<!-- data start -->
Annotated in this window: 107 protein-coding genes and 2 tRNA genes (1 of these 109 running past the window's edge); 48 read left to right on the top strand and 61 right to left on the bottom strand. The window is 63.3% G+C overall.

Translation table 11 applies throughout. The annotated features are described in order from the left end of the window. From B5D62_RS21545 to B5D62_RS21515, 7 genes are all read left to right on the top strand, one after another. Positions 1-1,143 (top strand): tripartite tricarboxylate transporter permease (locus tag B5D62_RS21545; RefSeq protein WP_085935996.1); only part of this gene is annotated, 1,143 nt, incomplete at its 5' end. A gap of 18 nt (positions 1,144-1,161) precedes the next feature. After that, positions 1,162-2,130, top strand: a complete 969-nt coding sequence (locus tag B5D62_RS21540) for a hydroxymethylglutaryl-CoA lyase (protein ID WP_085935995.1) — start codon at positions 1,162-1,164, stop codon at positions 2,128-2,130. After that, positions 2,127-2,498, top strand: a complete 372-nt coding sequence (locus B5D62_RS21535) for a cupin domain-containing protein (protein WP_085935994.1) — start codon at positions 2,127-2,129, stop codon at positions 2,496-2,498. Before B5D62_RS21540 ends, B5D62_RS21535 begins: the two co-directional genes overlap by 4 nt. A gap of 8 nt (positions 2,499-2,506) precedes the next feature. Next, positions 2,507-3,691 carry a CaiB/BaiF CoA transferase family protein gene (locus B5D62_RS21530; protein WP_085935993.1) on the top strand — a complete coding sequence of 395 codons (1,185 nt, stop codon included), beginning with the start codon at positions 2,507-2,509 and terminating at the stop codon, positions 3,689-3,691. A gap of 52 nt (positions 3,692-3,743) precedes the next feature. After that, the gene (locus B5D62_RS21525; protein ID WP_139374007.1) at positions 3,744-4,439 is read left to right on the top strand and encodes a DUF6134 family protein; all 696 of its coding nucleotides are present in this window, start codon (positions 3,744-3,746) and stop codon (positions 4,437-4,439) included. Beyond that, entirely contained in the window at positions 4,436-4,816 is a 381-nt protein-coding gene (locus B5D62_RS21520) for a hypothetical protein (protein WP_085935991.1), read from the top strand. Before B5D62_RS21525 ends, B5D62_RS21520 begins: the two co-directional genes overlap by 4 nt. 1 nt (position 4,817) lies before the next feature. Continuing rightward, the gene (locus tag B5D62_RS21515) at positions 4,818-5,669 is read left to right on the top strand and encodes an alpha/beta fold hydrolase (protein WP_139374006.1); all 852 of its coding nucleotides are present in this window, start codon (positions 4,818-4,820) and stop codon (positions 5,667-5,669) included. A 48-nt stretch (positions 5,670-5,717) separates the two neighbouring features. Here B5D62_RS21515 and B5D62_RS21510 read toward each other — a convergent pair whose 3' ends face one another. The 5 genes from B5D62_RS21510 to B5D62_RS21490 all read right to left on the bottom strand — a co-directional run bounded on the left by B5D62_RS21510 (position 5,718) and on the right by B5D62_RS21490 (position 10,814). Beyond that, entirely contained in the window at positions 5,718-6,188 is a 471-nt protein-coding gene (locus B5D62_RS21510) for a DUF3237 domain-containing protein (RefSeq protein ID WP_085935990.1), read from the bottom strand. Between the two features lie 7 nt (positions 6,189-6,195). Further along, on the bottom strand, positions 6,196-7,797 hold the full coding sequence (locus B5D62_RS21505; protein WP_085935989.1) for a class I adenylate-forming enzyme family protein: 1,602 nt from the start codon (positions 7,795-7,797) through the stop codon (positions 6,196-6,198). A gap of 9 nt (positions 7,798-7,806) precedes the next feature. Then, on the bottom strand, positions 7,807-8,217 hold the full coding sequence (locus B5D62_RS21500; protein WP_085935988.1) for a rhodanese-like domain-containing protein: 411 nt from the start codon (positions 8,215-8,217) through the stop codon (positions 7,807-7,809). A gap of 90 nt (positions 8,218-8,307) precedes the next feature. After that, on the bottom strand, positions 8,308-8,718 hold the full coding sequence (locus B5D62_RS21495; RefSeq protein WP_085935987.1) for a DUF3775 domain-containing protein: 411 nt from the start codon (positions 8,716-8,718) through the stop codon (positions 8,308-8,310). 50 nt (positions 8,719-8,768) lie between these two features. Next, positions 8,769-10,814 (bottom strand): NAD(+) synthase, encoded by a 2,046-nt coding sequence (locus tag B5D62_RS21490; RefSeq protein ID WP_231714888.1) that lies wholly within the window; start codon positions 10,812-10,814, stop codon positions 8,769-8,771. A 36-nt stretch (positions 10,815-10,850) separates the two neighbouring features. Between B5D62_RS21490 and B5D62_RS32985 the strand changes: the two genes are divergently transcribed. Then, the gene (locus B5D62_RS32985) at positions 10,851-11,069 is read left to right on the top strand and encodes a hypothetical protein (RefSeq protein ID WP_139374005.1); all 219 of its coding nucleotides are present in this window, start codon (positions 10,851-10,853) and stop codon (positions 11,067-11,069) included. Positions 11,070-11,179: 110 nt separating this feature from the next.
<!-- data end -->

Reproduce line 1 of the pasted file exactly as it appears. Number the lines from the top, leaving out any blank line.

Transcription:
Annotated in this window: 107 protein-coding genes and 2 tRNA genes (1 of these 109 running past the window's edge); 48 read left to right on the top strand and 61 right to left on the bottom strand. The window is 63.3% G+C overall.